missaries, 500 Chaplains, 320 companies of ar
tillery, 1C regiments of cavalry and 481 regiments
of infantry. In the navy we have 4 Admirals, 10
Captains, 31 Commanders, 100 First Lieutenants,
25 Second Lieutenants, 20. Masters in line of
promotion, 12 Paymasters, 40 Assistant Paymas
ters, .22 l2 Passed Assistant Surgeons,
30 Assistant Surgeons, 1 Engineer-in-Chief, 12
Engineers, 10 Passed Midshipmen, 10C Acting
Midshipmen, &e., and five hundred, seamen, ordi
nary seamen, landsman, boys, fireman and coal
Tiib“ Anderson Cavalry. I ' —A dispatch from
Harrisburg says: —The following appeal was tel
egraphed to-day, by the governor, to Gen, Mitchell,
commanding at Nashville, to be-communicated to
the “ Anderson Cavalry:” “I ask you, for the
honor of your State, to relieve the distress of your
friends, and for all your hopes in the future, to re
turn to your duty as soldiers. You will be organ
ized as originally designed intheorderto increase
the Troops to a regiment, and. will be detailed for
special duty near the General. Gen. Rosecrans
has written me to this effect, and will designate
officers, who will be commissioned."
Protection to Infantry.—An inventor has
patented a portable breastwork for the protection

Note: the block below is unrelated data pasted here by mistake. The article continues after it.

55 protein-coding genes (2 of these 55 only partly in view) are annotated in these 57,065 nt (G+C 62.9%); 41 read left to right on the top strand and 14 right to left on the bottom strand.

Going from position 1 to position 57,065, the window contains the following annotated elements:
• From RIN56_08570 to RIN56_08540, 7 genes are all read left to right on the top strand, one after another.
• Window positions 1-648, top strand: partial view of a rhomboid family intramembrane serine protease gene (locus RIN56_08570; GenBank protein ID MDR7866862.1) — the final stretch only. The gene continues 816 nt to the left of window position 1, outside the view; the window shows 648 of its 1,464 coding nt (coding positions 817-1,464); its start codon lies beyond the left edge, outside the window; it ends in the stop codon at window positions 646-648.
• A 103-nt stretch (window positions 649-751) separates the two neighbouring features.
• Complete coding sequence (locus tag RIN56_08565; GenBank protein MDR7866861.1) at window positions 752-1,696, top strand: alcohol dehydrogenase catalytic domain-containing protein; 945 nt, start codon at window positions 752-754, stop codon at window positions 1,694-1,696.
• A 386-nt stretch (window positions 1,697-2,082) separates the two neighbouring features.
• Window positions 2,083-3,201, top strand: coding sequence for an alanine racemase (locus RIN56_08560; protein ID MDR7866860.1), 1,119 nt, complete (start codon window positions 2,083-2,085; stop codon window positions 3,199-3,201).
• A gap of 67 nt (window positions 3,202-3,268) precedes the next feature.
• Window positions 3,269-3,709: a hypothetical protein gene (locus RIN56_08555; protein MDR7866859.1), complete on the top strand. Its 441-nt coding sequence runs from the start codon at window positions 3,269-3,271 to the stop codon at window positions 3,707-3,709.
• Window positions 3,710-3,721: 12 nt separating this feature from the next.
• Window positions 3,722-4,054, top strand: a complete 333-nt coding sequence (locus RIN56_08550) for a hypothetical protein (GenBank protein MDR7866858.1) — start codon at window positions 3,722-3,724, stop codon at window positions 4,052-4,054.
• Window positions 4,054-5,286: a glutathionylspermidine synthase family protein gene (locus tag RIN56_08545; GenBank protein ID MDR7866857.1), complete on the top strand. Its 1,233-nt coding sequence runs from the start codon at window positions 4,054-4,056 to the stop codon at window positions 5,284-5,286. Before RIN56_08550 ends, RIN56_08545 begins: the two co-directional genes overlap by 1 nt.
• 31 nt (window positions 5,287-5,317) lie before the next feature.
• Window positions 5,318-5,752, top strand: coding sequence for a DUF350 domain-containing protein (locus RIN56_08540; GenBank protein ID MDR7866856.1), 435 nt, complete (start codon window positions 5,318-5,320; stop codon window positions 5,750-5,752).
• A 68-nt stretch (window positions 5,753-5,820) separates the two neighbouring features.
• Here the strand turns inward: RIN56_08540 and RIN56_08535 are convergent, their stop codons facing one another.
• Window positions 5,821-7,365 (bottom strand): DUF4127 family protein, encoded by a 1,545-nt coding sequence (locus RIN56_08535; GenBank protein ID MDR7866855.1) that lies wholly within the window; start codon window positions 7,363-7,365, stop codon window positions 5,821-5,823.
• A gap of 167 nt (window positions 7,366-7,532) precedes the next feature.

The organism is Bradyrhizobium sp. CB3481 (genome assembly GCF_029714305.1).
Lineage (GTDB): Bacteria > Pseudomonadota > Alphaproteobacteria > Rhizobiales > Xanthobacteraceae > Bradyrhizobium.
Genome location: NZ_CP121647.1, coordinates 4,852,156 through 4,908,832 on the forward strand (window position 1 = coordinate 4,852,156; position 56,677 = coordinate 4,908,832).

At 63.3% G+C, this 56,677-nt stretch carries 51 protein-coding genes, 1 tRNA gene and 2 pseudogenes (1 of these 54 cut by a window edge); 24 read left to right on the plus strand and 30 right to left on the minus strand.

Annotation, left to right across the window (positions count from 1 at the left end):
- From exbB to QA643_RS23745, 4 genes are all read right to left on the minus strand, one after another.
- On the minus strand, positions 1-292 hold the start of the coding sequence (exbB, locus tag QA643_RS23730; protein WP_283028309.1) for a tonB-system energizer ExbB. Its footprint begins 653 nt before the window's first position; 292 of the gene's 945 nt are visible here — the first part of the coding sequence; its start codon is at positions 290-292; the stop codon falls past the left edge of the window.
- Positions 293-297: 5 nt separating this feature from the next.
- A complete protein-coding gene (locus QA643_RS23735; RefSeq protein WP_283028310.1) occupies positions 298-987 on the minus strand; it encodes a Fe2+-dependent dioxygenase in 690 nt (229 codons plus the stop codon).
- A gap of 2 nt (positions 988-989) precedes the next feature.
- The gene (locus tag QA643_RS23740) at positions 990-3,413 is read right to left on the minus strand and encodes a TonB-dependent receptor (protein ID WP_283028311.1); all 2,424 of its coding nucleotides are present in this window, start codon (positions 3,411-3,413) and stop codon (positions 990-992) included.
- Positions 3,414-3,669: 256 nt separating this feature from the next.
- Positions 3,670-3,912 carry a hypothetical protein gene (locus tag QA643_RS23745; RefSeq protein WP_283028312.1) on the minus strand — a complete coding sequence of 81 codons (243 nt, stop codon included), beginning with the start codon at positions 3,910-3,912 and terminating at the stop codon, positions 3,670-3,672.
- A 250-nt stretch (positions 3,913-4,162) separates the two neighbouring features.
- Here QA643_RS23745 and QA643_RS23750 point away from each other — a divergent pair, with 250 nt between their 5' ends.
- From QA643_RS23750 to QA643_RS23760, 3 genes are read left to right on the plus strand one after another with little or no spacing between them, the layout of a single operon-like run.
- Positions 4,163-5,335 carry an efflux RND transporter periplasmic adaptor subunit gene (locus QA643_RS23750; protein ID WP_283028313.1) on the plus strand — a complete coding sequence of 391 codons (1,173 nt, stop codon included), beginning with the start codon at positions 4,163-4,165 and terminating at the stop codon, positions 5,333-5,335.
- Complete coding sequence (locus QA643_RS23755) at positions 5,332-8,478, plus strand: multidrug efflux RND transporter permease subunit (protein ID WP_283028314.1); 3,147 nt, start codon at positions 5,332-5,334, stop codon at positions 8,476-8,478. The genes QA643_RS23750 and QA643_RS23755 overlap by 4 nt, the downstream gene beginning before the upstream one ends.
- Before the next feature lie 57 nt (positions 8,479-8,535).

of infantry. It consists of an Iron shield mounted
upon a wheeled truck, which is pushed in advance
of the soldier , like a wheel-barrow. The-legs of
the truck are slotted to enable any angle of eleva
tion to be given to the shield, anil the top of the
shield is serrated both to afford rest to the rifle
and to prevent the breastwork being scaled. De
fences of this kind would be very efficient for
sharpshooters against rifle shots, but they would be
rather an incumberance to a field of" battle on
which movements are to take place.
Negro bot-trimis is a Fight.—A letter from
Fort Clinch, Florida, dated the,. Slst nit;, states
that a fight took place on St. Mary's river, at
Scrubby Bluff, between a body of rebel cavalry
and three companies of colored South Carolina
volunteers. The rebels attempted to take the
steamer John Adams by boarding her, but the
negro soldiers heat them oft’ bravely. The Cap
tain of the John Adams was shot, hut his mur
derer was immediately slain by the negro sergeant.